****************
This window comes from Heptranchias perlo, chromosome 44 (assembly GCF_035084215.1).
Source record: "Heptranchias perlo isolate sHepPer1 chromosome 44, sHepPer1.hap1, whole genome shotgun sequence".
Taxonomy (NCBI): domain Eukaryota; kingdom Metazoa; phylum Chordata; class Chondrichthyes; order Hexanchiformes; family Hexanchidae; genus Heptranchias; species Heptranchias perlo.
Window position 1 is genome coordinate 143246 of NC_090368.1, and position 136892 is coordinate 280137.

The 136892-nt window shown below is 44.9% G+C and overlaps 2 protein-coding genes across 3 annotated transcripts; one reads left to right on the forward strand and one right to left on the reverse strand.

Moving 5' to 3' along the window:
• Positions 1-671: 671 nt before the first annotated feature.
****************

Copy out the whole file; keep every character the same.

This window comes from Heptranchias perlo, chromosome 44 (assembly GCF_035084215.1).
Source record: "Heptranchias perlo isolate sHepPer1 chromosome 44, sHepPer1.hap1, whole genome shotgun sequence".
Taxonomy (NCBI): domain Eukaryota; kingdom Metazoa; phylum Chordata; class Chondrichthyes; order Hexanchiformes; family Hexanchidae; genus Heptranchias; species Heptranchias perlo.
Window position 1 is genome coordinate 143246 of NC_090368.1, and position 136892 is coordinate 280137.

The 136892-nt window shown below is 44.9% G+C and overlaps 2 protein-coding genes across 3 annotated transcripts; one reads left to right on the forward strand and one right to left on the reverse strand.

Moving 5' to 3' along the window:
• Positions 1-671: 671 nt before the first annotated feature.